A commodity like water has become increasingly important as a natural resource, since areas around the world continue to suffer from extended droughts that bring death as part of its deadly equation. While not having reached that extreme yet, the state of California continues to suffer the effects of their own drought that has taxed local municipalities enough that restrictions have been put in place for certain sections.
Different avenues have been pursued when it comes to addressing the problem, with a debate surfacing between whether efficiency with respect to water should be the pursuit or a more environmental outlook is the best course of action. While both are important when it comes to the overall picture, determining how to craft a solution can be tricky to navigate.
An ever-growing population, especially in areas of the world that find themselves most vulnerable to water shortages, means that being efficient with water should be of the highest priority. However, political concerns sometimes supercede a more cogent analysis of the best way to make that happen.
In addition, the need for keeping water clean enough that its considered environmentally safe has seemingly become an exercise in futility over the past few years. That’s because in a recent five-year span, American cities violated the Clean Water Act more than half a million times.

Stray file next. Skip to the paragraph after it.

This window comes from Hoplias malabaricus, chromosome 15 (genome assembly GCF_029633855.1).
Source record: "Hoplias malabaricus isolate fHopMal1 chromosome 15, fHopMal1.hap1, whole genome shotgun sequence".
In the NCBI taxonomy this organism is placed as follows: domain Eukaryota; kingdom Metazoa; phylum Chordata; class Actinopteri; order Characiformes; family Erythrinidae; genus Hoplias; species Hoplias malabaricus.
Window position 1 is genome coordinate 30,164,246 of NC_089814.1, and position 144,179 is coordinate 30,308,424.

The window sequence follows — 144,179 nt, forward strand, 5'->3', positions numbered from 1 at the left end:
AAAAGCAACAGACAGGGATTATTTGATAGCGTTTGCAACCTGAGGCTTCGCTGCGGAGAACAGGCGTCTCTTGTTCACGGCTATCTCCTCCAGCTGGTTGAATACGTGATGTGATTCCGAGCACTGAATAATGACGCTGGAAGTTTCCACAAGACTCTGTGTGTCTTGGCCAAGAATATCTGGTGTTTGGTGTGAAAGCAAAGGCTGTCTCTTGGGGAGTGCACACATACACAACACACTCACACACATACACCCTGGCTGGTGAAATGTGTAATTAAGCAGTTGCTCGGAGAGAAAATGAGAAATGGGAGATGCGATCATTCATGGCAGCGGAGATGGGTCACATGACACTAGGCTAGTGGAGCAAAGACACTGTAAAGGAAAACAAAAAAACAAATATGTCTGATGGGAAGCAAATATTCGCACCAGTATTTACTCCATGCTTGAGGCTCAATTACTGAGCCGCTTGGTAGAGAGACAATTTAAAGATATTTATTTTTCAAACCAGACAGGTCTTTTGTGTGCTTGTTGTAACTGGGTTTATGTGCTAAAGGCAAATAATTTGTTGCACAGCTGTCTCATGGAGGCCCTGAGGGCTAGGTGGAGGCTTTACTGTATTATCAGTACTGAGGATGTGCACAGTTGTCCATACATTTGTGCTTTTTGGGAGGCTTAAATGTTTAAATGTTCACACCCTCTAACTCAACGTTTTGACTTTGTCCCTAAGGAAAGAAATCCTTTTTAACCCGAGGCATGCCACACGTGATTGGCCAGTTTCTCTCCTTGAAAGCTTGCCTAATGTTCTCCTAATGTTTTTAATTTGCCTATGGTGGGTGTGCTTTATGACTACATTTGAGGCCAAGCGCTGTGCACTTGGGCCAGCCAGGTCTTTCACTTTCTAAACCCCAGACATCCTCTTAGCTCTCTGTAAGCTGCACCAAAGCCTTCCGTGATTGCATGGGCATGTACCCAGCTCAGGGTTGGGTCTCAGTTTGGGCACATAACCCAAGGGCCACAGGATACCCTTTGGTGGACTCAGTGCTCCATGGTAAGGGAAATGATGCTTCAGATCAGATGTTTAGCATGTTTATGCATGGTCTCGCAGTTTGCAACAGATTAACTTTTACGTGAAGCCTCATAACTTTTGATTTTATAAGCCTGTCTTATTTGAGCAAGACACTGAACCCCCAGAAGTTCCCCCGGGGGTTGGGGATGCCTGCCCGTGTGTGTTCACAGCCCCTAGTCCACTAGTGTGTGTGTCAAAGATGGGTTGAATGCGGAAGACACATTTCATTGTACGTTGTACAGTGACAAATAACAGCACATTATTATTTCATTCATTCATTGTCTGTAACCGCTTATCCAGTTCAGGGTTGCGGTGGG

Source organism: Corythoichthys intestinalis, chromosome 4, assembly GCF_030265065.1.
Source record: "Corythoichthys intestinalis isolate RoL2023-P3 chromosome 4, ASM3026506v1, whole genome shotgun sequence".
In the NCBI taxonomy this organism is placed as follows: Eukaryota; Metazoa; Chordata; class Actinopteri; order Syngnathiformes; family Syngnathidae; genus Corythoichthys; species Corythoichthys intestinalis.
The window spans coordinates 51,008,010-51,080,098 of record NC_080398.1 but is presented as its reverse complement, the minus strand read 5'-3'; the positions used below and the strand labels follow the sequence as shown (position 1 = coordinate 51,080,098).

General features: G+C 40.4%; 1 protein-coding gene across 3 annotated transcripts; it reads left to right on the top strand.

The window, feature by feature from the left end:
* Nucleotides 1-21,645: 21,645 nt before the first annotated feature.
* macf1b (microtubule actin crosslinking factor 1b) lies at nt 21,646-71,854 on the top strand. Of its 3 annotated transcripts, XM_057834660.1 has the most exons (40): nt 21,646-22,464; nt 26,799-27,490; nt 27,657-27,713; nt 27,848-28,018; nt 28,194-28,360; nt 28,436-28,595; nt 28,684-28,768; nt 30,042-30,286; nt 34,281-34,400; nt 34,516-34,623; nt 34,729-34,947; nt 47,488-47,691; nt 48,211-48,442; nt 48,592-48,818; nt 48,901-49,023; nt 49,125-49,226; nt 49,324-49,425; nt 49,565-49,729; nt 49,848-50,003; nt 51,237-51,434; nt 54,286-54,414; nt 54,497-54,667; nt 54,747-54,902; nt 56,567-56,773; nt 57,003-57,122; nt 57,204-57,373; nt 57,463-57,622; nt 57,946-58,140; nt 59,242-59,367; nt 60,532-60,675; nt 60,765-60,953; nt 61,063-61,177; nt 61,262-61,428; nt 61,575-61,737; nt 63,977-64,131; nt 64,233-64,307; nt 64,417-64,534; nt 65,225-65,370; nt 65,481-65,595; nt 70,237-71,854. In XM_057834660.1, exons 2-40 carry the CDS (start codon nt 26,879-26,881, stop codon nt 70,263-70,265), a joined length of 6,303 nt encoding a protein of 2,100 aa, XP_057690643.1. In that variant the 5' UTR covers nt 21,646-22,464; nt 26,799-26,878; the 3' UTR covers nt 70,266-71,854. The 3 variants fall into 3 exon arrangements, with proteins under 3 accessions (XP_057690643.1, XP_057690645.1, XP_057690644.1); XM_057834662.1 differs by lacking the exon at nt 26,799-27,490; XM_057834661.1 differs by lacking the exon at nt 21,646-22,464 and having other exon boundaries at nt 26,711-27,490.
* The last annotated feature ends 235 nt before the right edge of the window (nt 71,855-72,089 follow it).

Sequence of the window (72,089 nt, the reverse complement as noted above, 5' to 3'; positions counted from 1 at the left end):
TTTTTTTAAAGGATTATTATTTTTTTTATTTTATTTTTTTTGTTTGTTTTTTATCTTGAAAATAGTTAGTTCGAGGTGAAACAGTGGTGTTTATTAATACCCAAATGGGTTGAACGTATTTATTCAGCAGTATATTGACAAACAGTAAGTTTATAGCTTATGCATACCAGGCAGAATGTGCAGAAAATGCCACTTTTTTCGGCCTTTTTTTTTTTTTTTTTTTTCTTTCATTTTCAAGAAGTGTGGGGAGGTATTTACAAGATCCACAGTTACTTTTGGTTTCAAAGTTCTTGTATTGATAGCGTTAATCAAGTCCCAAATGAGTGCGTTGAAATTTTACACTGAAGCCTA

Also, in certain states, specific industries that serve as the backbone of a regional economy demand greater water usage in order to energize production. The most prominent example can be seen in those who virtually live and die with agriculture, since what’s produced through the use of that water is a daily necessity in itself.
Those demands can sometimes come into conflict with efficiencies that need to be in place so that there’s enough water for everyone. One mistake that’s often made is that despite watering changes that occur just as seasons change, many people simply continue with the same amount of irrigation. That ends up wasting a great deal of water that could be better used elsewhere.
Other efficiencies require a financial investment that, in some cases, may cause those with tight budgets who are in need of such equipment to balk at paying for it. These items can be as simple as sprinkler heads that spray water in a much more efficient manner or may be related to sensors that can detect either soil moisture or the presence of rain. In the latter case, that means shutting off an irrigation system while rain is falling.
As previously noted, both aspects are vitally important in dealing with this issue, so it’s likely that finding a happy medium may ultimately be the best course of action.